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Imaging study updates

The UK Biobank imaging project is collecting scans of the brains, hearts, abdomens, and bones of up to 100,000 of our volunteers.

Now, 60,000 of you are returning for a second set of scans as part of our repeat imaging project.

This means that scientists can compare your first set of scans with your second. In doing so, they can understand how changes to the shapes, sizes, and appearances of your organs link to diseases like dementia, heart disease, and cancer. Alongside the other data you have so generously shared, these imaging data will greatly enhance our understanding of how diseases of mid-to-later life develop.

UK Biobank’s imaging project is the result of a collaboration between the government-funded Medical Research Council (MRC), Wellcome, the British Heart Foundation (BHF), and Dementias Platform UK. Additional funding to re-scan 60,000 participants is being provided by the Medical Research Council (MRC), the company Calico, and the philanthropic Chan Zuckerberg Initiative (CZI).

If you would like to attend your first or second imaging visit, please call the Participant Resource Centre on 0800 0 276 276.

What would my imaging visit involve?

85,000 participants imaged so far!

Brains, hearts, bones, and more: how your part in UK Biobank's imaging project is transforming health research

MRI scan of brain from UK Biobank participant

MRI scan of brain from UK Biobank participant

Revealing the impact of COVID-19 on the brain

The body scan images from UK Biobank participants before and after COVID-19 infection have been used to reveal the impact of the virus on our organs. They found that even mild infection with the virus that causes COVID-19 (SARS-CoV-2) results in physical changes to the brain - such as tissue damage and greater shrinkage in brain areas related to smell. This study highlights the benefits of repeat imaging, enabling researchers to analyse scans from the same participant and see what’s changed over time.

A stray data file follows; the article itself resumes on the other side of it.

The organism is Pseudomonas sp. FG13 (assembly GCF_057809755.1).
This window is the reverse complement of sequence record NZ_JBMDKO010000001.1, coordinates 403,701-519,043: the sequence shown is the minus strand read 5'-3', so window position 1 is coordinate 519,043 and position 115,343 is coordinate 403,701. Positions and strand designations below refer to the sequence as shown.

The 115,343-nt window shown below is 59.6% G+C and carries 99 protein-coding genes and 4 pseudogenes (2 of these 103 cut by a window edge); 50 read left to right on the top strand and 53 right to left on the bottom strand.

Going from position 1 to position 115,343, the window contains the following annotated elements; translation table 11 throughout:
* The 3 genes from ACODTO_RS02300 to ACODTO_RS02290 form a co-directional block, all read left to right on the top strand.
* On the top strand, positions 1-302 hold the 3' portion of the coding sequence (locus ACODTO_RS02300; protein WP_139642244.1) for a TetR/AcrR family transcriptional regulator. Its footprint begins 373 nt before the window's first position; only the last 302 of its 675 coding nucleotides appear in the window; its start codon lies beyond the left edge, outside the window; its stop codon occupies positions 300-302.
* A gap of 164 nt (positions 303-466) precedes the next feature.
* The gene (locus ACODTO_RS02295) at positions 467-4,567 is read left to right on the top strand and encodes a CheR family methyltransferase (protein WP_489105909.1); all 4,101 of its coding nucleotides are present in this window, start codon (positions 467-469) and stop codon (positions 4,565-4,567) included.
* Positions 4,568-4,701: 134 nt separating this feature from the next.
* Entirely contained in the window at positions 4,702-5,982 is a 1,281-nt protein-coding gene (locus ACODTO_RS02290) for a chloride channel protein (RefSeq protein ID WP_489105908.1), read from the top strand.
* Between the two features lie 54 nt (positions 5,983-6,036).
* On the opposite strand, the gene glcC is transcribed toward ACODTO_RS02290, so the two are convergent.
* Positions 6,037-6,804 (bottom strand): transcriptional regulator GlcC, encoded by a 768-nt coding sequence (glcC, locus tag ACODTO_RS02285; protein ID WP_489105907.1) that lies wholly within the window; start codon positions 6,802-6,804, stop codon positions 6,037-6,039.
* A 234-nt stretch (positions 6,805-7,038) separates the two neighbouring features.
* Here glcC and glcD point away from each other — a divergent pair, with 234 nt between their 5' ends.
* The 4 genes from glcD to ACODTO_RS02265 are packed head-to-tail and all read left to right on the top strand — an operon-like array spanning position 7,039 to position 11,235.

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UK Biobank participant undergoing a DEXA scan

UK Biobank participant undergoing a DEXA scan

Screening for hip osteoarthritis 

Bone density scans, known as DEXA scans, are usually used to diagnose osteoporosis. However, research has shown that they can also accurately identify the presence – and severity of – osteoarthritis of the hip. Higher grades of osteoarthritis were linked to greater hip pain and likelihood of replacement, showing the potential for these types of scans to be used in clinical settings to help diagnose hip osteoarthritis. 

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Understanding the predictors of heart health 

This study shows that the layer of fat surrounding the heart can impact its structure and function. Heart images from UK Biobank were used to demonstrate that this surrounding layer of fat, known as pericardial fat, was linked to unhealthy changes in the heart. This was seen in both obese and non-obese people, showing that potentially dangerous fat can lurk within any body size. 

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Illuminating the impact of diabetes on the heart

A study has revealed that diabetes causes subtle structural changes to the heart. People with diabetes were found to have smaller heart chambers, and thicker left ventricle walls compared with those that didn’t have diabetes. These findings could help to detect heart damage early in people with diabetes to ensure that they are provided timely treatment.  

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9,000 images of the brain are taken per participant in our imaging study

Hear from our global community of researchers

‘The UK Biobank dataset is so unique…we have imaging scans which can give us very detailed descriptions of different organs in the body. This could create a huge opportunity for us to understand the risk factors for diseases.’

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Most large studies typically scan just a single body part of a few thousand people, so this project is truly unique...not only are we working on a vastly bigger scale, but we record images of multiple parts of each person’s body, so you can study the whole person and see how it all relates.

Professor Sir Rory Collins, Chief Executive and Principal Investigator of UK Biobank

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